VATICAN CITY (Reuters) - Pope Benedict’s decision to fling open Catholicism’s doors to disaffected Anglicans could challenge centuries of Catholic opposition to married priests and may bring the Church closer to married priesthood.
The opening announced last week could lead to as many as half a million Anglican faithful, some 50 of their bishops and thousands of married Anglican priests converting to Catholicism.
The conservative Anglicans, who oppose female priesthood and gay bishops, now have an exit strategy. They will have their own niche within the Catholic Church and will be allowed to convert as individuals, parishes or even as whole dioceses.
They will not have to jettison their Anglican traditions and many will find their new parishes headed by formerly Anglican married priests who will become de facto married Catholic priests after they convert.
Cardinal William Levada, head of the Vatican’s doctrinal office, the pope’s job until he was elected in 2005, acknowledged that the Vatican will have some serious explaining to do to groups that have been pushing for a married priesthood.
“I think for some people it seems to be a problem because as you know there have been many Catholic priests who have left the priesthood to get married, and the question arises, ‘well, if these former Anglicans can be married priests, what about us?’”
Levada made a distinction between Anglican priests who are already married and convert to Catholicism and “Catholic men who knowingly commit to a celibate priesthood”.
But Jon O’Brian, president of the U.S.-based dissident group Catholics for Choice, said the move will be “incredibly important” ammunition for supporters of a married priesthood.
“This will bring more attention to the Church’s dismal failure to recruit new priests under the current rules. As parishes are being forced to amalgamate, it’s clear that this is the Church’s Achille’s heel,” he told Reuters from Washington.
Priests were permitted to marry during the first millennium of the Church history before the celibacy rule was adopted.
Father Thomas Reese, senior fellow at Woodstock Theological Center at Georgetown University, said that the long-term effect of Benedict’s move may be to “provide the Catholic Church with a steady stream of married priests”.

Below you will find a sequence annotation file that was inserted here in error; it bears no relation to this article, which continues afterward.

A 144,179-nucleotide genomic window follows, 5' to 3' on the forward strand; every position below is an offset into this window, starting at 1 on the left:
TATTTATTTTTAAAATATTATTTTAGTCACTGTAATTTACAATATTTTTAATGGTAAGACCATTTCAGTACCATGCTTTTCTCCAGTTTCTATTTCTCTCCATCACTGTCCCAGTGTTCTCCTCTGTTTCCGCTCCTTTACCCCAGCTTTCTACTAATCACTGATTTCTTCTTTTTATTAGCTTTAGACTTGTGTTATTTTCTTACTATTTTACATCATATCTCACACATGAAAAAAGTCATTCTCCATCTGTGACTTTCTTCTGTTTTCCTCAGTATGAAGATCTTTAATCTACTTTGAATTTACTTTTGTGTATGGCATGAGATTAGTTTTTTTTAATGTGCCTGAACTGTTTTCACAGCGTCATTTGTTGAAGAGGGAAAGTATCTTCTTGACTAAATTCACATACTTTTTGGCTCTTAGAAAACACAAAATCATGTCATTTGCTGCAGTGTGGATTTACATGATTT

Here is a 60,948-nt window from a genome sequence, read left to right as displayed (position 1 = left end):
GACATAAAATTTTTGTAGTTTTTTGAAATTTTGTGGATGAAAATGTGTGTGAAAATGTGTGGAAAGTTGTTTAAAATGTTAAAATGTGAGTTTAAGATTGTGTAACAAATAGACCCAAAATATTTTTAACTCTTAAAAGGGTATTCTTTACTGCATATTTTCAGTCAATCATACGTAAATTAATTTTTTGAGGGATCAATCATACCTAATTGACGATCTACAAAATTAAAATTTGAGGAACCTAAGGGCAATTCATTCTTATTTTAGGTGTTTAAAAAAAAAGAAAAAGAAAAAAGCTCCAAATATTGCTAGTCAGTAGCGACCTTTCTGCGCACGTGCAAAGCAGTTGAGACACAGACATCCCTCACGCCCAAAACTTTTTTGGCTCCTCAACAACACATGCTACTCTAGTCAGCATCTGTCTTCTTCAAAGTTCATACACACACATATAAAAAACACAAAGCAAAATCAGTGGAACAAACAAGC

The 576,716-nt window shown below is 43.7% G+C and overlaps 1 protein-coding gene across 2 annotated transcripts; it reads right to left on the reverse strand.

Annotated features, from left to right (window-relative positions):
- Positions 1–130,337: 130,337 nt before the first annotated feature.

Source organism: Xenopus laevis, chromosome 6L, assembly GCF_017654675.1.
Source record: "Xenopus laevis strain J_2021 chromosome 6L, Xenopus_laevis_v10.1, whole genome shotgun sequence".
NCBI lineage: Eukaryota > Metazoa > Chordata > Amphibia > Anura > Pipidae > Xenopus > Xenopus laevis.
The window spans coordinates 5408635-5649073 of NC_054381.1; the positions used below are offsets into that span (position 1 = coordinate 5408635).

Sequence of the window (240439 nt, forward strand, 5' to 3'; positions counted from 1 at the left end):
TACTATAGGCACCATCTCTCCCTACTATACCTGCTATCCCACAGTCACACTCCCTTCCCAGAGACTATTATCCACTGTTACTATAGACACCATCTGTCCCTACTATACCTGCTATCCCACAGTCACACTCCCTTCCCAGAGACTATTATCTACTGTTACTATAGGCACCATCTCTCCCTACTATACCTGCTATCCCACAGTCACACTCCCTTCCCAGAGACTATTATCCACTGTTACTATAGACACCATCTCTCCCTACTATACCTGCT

“This is going to give empirical evidence that a married priesthood can work in the Catholic Church,” he told Reuters. “People will ask questions like ‘he seems nice, he’s doing a good job. Why can’t we have more like him?’”.
The Vatican has made clear that so far a man who left the Catholic priesthood to marry cannot return, but it is still not clear if a married Catholic will be allowed to enter an Anglican seminary and return to the Catholic Church as a married priest.
The devil, or in this case the angel, will be in the details of the pope’s Apostolic Constitution, not yet released.
“If so, this could become a rich source of priests for the Catholic Church,” Reese said, adding that the problem of the shortage of Catholic priests can be solved within a generation.
Archbishop Augustine Di Noia, one of two Vatican officials who explained the move last week, said the papal document will clearly state the Vatican’s preference for a celibate clergy.
Critics have said it was hypocritical for the Church to ordain married converts while demanding that so-called cradle Catholics make a stark choice between marriage and priesthood.
Others are fascinated by the possible long-term repercussions of the move, particularly as more and more married and celibate seminarians study together for the priesthood.
“This really brings us closer to a married priesthood,” said O’Brian. “It creates two classes of priesthood and this tension will bring pressure for at least optional celibacy.”
But others, such as Rev. William Franklin, academic fellow at Rome’s Anglican Centre, said he had doubts about the move’s long-term effect on the Catholic priesthood.
“It’s a red herring. It all depends on what the pope’s apostolic constitution says and how many people convert,” Franklin, a married Anglican priest who teaches at the Pontifical Angelicum University in Rome, told Reuters.
One key point still not clear is if the provisions allowing married former Anglican priests in the new wing of the Catholic Church will extend to male descendants of today’s converts.
Editing by Diana Abdallah